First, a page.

Check out WILD ABOUT HARRY tomorrow when I will provide the answer.
Houdinis' Plot Is Cleared Up, and Then Thickens
By CHARLIE LeDUFF
Published: November 24, 1996
It's a mystery, with a little touch of sleight-of-hand.
After years of neglect and mindless vandalism, the final resting spot of the world's greatest escape artist, Harry Houdini, is finally getting a face lifting.
Two granite benches that were smashed to pieces in 1993 have been replaced this year. The enormous family monument has been cleaned and patched up, the granite crypt covers restored and the tomb foundations rebuilt.
The question is, whodunit?
Credit for the restoration of the 24-person family plot in Machpelah Cemetery in Ridgewood is a bone of contention between the Society of American Magicians and the operator of the cemetery, David Jacobson. The two parties have been bickering since Mr. Jacobson barred the society three years ago from performing a "broken wand" ritual on Oct. 31, the anniversary of Houdini's death. In the ritual, a "magic wand" is broken to symbolize the end of the magician's power.
The society claims to have raised $25,000 for the reconstruction of the crypt, most of it donated by David Copperfield, the illusionist.
"We did it to honor Houdini, who did the same for other magicians," said John Bohannon, president of the Parent Chapter of the Society of American Magicians in New York.
Houdini, a founding member of the society and president of the New York chapter, was known to visit the grave sites of magicians and often paid for their upkeep.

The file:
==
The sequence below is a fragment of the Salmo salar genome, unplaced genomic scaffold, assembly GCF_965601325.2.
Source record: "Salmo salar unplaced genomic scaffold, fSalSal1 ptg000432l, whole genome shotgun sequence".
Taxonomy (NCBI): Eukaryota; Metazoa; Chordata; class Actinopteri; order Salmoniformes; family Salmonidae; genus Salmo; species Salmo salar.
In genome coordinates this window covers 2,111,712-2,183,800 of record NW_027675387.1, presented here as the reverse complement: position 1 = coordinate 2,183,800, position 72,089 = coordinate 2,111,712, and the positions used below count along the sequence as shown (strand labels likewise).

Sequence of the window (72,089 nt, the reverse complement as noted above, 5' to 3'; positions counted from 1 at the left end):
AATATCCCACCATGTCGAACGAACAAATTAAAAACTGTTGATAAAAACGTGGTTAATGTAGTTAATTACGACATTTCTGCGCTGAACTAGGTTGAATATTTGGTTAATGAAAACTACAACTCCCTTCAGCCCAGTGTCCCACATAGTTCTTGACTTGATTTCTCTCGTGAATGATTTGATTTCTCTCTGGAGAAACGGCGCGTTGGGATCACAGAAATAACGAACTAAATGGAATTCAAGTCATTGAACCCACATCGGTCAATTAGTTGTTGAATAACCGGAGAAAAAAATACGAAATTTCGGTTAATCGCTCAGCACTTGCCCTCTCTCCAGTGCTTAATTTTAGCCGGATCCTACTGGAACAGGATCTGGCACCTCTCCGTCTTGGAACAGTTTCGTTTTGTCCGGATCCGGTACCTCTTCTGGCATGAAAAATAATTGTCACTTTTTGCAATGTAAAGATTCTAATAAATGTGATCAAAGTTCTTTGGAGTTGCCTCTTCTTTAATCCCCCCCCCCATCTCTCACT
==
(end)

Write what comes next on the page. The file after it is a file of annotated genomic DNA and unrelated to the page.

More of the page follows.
"Houdini made sure that other magicians' graves were respected and repaired," Mr. Bohannon said. "It's ironic this happened to him."
The cemetery's operator scoffed at the suggestion that the society paid for anything more than the reconstruction of the foundation pads, at a cost of $749, and the new granite benches.
"The Society of American Magicians never paid the cemetery for any restoration of the Houdini family plot in my tenure since 1988," Mr. Jacobson said.
The money came from the dwindling funds of the Machpelah Cemetery, he said.
The site is the final resting place of Houdini -- he was born Erich Weiss and grew up in Harlem -- along with his wife, his mother and 21 other relatives. Houdini is entombed in a bronze coffin, the same one he used for an escape stunt on his final tour. The granite monuments of Houdini's sister, Gladys, and brother, Leopold, are missing. Some members of the society say they believe that Mr. Jacobson has hidden them, or worse, sold them off to collectors.
"I have them," Mr. Jacobson replied. "They are broken and I'm looking for someone to restore them."
Houdini did not return calls.
Correction: December 15, 1996, Sunday An article in the Neighborhood Report on Nov. 24 about the tomb of the magician Harry Houdini, in Machpelah Cemetery in Queens, misstated the number of people buried in the Houdini family plot. There are 10, not 24. The article also misstated the burial place of Houdini's wife. It is Gate of Heaven Cemetery in Hawthorne, N.Y., not Machpelah. The article also misidentified the Manhattan neighborhood where Houdini lived as a teen-ager. It was Yorkville, not Harlem. And the article included an outdated reference to John Bohannon, a member of the Society of American Magicians, which maintains the Houdini grave site. He is a former president of the society's New York chapter, not the current president.
You can read more about the controversy involving the upkeep, or the lack thereof, of Houdini's family plot HERE.